Tuesday, April 2, 2024

Seagull 73 reminds National Trust who’s boss

Seagull 73 showing off his powers on National Trust Sign board

The most notorious Seagull 73 in East Anglia’s proud coastal history, gave a clear message to the National Trust.

Subscribers to the SUFFOLK GAZETTE will have previously read about legendary seagull 73.

Through the years, thousands of inhabitants and visitors to the run-down, seaside resort without decent shops, a cinema, or any other appealing nighttime entertainment, will have unwittingly been observed through the keen eyes of ‘73’, as he patrolled its skies and perched majestically atop its telegraph poles and weathered rooftops.

Gull be back

For he is the King of The Wash. He goes where he wants to go, and where few others – Seagull or human – dare. Basically, Seagull 73 doesn’t give a f*ck. Think of Sly Stallone’s Johnny Rambo in a bad mood mixed with Arnold Schwarzenegger’s Terminator on a bad day. If ‘73’ has a conscience, you wouldn’t know it – as his salt-encrusted wing brutally whiplashes your face, taking some of your nose-skin with it, as he relieves you of that £3.50 jumbo hot dog you were about to enjoy.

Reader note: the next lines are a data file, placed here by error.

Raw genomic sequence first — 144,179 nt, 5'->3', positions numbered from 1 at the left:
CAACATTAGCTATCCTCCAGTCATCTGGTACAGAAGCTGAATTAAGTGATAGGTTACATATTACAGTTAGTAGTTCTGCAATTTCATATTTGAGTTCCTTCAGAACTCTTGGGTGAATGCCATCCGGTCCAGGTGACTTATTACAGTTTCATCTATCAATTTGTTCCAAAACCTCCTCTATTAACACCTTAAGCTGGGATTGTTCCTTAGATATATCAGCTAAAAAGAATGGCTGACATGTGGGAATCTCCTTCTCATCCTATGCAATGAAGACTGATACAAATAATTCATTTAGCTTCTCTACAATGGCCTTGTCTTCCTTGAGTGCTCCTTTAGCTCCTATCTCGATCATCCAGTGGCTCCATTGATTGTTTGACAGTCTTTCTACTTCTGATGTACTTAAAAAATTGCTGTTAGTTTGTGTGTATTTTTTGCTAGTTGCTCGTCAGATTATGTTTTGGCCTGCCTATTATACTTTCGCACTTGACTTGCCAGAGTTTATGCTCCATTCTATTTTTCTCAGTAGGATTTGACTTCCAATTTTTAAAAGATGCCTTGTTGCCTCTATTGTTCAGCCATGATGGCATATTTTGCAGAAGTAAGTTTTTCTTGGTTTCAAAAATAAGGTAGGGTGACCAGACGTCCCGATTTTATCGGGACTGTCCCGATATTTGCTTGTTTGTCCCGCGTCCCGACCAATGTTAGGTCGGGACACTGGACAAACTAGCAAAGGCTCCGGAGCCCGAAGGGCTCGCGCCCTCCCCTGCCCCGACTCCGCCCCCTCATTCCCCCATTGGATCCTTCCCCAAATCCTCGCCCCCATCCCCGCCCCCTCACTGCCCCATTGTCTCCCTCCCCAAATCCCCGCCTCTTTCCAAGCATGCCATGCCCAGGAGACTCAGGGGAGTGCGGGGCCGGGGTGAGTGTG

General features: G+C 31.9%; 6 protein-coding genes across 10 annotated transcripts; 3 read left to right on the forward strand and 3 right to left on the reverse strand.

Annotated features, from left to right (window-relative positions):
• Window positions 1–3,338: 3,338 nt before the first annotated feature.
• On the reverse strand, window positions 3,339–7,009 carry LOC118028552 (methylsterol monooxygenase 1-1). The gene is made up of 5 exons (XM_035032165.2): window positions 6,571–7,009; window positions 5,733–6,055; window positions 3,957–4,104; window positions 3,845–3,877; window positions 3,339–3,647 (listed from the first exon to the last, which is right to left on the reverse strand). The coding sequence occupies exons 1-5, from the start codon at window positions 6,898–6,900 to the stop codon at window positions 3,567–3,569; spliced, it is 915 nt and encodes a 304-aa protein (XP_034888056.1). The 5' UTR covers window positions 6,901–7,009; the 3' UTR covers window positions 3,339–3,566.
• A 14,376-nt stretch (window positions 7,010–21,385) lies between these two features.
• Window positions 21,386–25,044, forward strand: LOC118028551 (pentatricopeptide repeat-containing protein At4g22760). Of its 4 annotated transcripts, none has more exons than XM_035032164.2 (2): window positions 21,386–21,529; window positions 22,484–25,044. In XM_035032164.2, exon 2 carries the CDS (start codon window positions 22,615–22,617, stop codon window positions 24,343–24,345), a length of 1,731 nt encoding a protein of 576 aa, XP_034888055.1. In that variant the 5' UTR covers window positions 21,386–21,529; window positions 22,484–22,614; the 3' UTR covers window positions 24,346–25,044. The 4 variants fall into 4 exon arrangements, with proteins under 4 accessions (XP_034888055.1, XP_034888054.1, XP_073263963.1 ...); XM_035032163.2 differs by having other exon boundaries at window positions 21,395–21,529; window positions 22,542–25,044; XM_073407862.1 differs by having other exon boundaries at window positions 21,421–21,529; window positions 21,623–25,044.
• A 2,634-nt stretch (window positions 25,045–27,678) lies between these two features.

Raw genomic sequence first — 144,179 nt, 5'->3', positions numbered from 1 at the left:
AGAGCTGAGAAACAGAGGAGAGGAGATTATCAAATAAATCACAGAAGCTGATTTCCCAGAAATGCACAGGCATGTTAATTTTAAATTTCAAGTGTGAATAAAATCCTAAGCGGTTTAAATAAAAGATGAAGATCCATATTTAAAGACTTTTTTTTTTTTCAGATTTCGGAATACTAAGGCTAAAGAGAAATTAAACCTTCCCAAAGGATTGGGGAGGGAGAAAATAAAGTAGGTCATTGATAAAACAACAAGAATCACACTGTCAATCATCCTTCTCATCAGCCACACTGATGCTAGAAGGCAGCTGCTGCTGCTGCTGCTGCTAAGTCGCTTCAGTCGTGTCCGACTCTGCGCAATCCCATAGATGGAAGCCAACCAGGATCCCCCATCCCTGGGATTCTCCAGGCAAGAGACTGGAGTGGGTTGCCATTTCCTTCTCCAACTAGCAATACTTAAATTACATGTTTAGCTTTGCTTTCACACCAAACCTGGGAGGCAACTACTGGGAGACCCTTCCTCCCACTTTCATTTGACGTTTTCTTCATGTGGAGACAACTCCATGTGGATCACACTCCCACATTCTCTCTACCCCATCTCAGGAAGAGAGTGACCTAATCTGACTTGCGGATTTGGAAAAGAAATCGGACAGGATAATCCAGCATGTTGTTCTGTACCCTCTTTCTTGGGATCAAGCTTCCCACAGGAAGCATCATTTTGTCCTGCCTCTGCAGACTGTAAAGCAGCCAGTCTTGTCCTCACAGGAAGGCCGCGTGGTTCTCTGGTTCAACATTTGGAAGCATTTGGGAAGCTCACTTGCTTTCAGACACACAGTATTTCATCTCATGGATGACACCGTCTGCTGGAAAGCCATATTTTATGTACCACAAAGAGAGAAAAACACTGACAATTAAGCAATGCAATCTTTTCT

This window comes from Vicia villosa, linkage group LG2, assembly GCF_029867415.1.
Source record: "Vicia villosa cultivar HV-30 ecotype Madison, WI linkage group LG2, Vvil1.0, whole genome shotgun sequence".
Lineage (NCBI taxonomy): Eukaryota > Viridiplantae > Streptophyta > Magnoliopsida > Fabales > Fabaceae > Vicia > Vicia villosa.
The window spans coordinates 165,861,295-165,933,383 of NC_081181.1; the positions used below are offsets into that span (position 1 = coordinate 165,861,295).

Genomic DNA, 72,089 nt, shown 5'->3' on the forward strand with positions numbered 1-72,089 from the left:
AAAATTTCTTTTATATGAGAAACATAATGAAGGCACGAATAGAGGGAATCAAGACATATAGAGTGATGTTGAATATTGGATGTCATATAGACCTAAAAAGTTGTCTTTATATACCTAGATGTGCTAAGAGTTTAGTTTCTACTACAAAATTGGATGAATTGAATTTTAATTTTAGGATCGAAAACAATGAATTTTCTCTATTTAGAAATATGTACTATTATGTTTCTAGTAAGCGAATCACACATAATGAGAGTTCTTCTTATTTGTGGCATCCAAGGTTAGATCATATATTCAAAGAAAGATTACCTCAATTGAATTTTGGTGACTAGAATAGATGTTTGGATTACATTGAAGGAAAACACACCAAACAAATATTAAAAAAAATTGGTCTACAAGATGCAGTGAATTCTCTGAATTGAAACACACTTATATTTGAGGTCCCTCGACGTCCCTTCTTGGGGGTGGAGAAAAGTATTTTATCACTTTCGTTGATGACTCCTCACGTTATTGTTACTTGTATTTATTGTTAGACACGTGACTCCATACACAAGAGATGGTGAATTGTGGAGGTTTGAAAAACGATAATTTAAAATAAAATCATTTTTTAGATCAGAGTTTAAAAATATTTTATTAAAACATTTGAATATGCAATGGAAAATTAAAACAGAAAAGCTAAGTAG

Some Lowestoft holidaymakers swear blind that they have heard an insouciant ‘73’ squawk ‘F*ck off’ to them in Pidgin/Gull English as they passed beneath his perch of the day.

Own gull

So you can imagine the condition in which ‘73’ left a sign, newly-erected by the National Trust,  declaring that ‘landing should not, under any circumstances, take place in the vicinity.’

Less shit adorns Admiral Nelson’s lofty sandstone bicorne. 

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